Thank you for your kind visit, and for agreeing, Doris. Am glad you liked The rift better. It is kind of my favorite, too.

    • Pamela99 profile image

      Pamela Oglesby 

      16 months ago from Sunny Florida

      I hadn't thought of pain and misery being such an important reason fot the best art, music and books. This is very interesting, and I truly enjoyed your poetry.

    • MizBejabbers profile image

      Doris James MizBejabbers 

      16 months ago from Beautiful South

      I think you are correct. Some people write their best when they are at their darkest.

      The Rift is my pick of the two.

    • Senoritaa profile imageAUTHOR

      Rinita Sen 

      16 months ago

      Thank you for reading and agreeing, John. Those are some of the great names you thought of. I know you post more positive poetry than melancholy ones, but I agree, some of your dark ones have more soul. Thanks again.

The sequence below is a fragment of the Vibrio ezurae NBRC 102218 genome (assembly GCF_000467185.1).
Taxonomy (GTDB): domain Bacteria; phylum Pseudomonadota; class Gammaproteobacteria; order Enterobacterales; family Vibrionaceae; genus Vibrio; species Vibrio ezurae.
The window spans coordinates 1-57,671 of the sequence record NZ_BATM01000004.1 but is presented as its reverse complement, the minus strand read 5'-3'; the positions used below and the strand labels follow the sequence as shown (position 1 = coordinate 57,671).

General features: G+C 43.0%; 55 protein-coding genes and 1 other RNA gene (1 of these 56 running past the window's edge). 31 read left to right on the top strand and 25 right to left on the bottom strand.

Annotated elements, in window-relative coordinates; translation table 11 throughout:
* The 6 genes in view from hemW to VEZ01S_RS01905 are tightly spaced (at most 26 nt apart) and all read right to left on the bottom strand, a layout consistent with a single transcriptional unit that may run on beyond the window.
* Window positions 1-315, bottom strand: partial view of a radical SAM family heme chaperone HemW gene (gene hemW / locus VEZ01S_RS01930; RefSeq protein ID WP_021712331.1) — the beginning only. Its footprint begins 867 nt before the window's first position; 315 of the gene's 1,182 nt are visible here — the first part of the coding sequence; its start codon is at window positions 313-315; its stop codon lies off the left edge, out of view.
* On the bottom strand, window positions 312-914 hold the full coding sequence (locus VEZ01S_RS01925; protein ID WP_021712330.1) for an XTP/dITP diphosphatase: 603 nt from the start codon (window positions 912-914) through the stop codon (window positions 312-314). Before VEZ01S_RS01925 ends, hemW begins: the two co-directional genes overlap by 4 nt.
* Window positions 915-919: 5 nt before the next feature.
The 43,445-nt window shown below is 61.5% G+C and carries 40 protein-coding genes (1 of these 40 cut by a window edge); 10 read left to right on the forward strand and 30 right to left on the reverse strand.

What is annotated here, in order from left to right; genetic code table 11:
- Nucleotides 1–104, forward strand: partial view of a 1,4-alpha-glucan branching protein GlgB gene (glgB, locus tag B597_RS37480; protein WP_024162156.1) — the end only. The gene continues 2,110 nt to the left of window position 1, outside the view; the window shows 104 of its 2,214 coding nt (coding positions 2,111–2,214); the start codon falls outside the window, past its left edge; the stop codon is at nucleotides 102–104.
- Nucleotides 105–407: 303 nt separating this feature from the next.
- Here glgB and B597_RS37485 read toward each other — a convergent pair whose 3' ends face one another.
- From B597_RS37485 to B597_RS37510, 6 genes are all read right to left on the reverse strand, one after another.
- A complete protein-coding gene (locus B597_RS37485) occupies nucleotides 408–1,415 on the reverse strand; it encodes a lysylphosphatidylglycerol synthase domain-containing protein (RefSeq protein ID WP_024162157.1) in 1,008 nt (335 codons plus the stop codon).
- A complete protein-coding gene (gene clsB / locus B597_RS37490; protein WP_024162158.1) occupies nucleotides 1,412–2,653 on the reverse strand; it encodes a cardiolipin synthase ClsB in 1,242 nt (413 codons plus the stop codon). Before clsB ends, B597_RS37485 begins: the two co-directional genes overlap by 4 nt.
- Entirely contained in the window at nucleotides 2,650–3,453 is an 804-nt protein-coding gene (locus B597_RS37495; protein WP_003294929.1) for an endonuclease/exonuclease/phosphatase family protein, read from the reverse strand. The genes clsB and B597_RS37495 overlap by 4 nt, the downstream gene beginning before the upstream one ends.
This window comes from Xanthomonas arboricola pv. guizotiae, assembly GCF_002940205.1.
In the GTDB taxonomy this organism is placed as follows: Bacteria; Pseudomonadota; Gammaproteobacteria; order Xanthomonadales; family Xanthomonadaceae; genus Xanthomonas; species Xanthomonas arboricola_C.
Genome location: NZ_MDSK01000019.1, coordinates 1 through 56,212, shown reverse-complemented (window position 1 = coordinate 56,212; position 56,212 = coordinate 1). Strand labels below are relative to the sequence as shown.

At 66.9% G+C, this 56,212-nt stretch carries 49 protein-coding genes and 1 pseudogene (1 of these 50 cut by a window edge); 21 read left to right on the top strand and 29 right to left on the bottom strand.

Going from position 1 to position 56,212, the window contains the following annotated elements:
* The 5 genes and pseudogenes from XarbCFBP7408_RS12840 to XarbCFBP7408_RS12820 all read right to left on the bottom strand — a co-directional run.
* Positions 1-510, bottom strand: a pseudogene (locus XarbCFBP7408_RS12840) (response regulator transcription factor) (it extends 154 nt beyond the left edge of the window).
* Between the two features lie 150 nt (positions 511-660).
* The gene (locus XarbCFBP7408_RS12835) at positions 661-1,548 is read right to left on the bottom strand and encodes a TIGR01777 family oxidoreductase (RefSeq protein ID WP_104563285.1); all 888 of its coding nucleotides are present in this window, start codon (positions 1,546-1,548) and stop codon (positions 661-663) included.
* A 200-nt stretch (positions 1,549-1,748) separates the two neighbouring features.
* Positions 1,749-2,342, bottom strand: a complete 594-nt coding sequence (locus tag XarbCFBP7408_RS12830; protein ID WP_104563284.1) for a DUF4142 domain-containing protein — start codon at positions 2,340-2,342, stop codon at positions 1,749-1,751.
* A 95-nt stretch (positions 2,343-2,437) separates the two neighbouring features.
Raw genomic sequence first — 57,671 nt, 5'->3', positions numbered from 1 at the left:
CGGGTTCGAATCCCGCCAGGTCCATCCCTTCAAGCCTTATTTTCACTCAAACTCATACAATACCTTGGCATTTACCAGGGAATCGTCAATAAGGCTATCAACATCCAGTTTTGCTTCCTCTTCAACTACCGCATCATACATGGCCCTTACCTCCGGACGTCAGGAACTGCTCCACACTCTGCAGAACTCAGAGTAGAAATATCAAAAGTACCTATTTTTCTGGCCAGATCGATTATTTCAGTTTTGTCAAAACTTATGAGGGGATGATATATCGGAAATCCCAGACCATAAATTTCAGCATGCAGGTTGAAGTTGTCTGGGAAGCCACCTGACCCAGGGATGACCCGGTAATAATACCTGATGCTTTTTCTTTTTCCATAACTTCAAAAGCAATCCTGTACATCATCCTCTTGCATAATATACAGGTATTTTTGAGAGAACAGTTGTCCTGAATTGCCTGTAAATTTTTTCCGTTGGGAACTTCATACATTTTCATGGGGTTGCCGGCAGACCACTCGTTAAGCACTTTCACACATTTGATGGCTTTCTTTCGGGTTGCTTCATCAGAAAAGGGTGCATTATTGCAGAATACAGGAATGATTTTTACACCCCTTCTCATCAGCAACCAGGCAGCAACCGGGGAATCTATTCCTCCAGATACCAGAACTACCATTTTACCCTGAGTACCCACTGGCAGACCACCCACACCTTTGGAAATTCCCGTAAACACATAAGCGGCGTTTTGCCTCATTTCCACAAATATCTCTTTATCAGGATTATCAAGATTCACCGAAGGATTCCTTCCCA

• Jodah profile image

      John Hansen 

      16 months ago from Queensland Australia

      Rinita, I agree that pain and heartbreak often are the inspiration for some of the greatest works, from Van Gogh, Poe, Hemmingway, Plath etc etc etc. Many of the greatest artists and writers created their best works in dark places. I also feel some of my darker pieces are among my best.

      I enjoyed both Rictameter which fit your theme very well.